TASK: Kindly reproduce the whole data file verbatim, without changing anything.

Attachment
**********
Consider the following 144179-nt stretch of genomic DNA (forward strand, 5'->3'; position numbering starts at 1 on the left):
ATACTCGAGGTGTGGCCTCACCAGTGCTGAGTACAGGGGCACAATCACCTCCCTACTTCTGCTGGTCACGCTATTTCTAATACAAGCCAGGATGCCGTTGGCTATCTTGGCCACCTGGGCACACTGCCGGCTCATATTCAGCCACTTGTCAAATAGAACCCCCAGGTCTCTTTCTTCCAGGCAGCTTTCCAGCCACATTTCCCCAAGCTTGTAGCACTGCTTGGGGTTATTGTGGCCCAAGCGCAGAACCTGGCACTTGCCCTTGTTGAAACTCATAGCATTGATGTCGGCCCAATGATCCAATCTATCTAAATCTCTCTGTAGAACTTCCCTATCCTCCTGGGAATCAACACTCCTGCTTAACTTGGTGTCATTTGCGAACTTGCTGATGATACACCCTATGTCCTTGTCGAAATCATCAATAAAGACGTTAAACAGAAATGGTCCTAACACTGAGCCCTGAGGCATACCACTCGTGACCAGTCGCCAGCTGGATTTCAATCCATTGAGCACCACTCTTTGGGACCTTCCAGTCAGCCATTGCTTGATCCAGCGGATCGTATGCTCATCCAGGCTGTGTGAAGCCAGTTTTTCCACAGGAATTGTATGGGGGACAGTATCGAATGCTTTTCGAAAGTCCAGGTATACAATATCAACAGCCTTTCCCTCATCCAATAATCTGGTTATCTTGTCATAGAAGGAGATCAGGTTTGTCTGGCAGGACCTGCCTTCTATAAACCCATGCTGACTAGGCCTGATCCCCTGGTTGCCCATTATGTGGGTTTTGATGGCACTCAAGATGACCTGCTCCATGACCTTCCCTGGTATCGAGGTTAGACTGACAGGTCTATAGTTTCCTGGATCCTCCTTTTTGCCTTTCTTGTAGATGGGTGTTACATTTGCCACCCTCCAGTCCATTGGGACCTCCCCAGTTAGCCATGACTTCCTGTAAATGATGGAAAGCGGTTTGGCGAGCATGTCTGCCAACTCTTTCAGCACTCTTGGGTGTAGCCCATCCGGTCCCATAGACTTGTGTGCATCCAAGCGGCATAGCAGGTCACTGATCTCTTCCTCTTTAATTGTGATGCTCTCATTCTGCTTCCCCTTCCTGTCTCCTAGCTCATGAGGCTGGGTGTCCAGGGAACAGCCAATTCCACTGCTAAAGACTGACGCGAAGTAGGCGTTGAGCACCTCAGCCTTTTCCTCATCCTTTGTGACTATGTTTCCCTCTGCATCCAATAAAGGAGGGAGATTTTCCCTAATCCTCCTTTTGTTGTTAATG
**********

Consider the following 144179-nt stretch of genomic DNA (forward strand, 5'->3'; position numbering starts at 1 on the left):
ATACTCGAGGTGTGGCCTCACCAGTGCTGAGTACAGGGGCACAATCACCTCCCTACTTCTGCTGGTCACGCTATTTCTAATACAAGCCAGGATGCCGTTGGCTATCTTGGCCACCTGGGCACACTGCCGGCTCATATTCAGCCACTTGTCAAATAGAACCCCCAGGTCTCTTTCTTCCAGGCAGCTTTCCAGCCACATTTCCCCAAGCTTGTAGCACTGCTTGGGGTTATTGTGGCCCAAGCGCAGAACCTGGCACTTGCCCTTGTTGAAACTCATAGCATTGATGTCGGCCCAATGATCCAATCTATCTAAATCTCTCTGTAGAACTTCCCTATCCTCCTGGGAATCAACACTCCTGCTTAACTTGGTGTCATTTGCGAACTTGCTGATGATACACCCTATGTCCTTGTCGAAATCATCAATAAAGACGTTAAACAGAAATGGTCCTAACACTGAGCCCTGAGGCATACCACTCGTGACCAGTCGCCAGCTGGATTTCAATCCATTGAGCACCACTCTTTGGGACCTTCCAGTCAGCCATTGCTTGATCCAGCGGATCGTATGCTCATCCAGGCTGTGTGAAGCCAGTTTTTCCACAGGAATTGTATGGGGGACAGTATCGAATGCTTTTCGAAAGTCCAGGTATACAATATCAACAGCCTTTCCCTCATCCAATAATCTGGTTATCTTGTCATAGAAGGAGATCAGGTTTGTCTGGCAGGACCTGCCTTCTATAAACCCATGCTGACTAGGCCTGATCCCCTGGTTGCCCATTATGTGGGTTTTGATGGCACTCAAGATGACCTGCTCCATGACCTTCCCTGGTATCGAGGTTAGACTGACAGGTCTATAGTTTCCTGGATCCTCCTTTTTGCCTTTCTTGTAGATGGGTGTTACATTTGCCACCCTCCAGTCCATTGGGACCTCCCCAGTTAGCCATGACTTCCTGTAAATGATGGAAAGCGGTTTGGCGAGCATGTCTGCCAACTCTTTCAGCACTCTTGGGTGTAGCCCATCCGGTCCCATAGACTTGTGTGCATCCAAGCGGCATAGCAGGTCACTGATCTCTTCCTCTTTAATTGTGATGCTCTCATTCTGCTTCCCCTTCCTGTCTCCTAGCTCATGAGGCTGGGTGTCCAGGGAACAGCCAATTCCACTGCTAAAGACTGACGCGAAGTAGGCGTTGAGCACCTCAGCCTTTTCCTCATCCTTTGTGACTATGTTTCCCTCTGCATCCAATAAAGGAGGGAGATTTTCCCTAATCCTCCTTTTGTTGTTAATG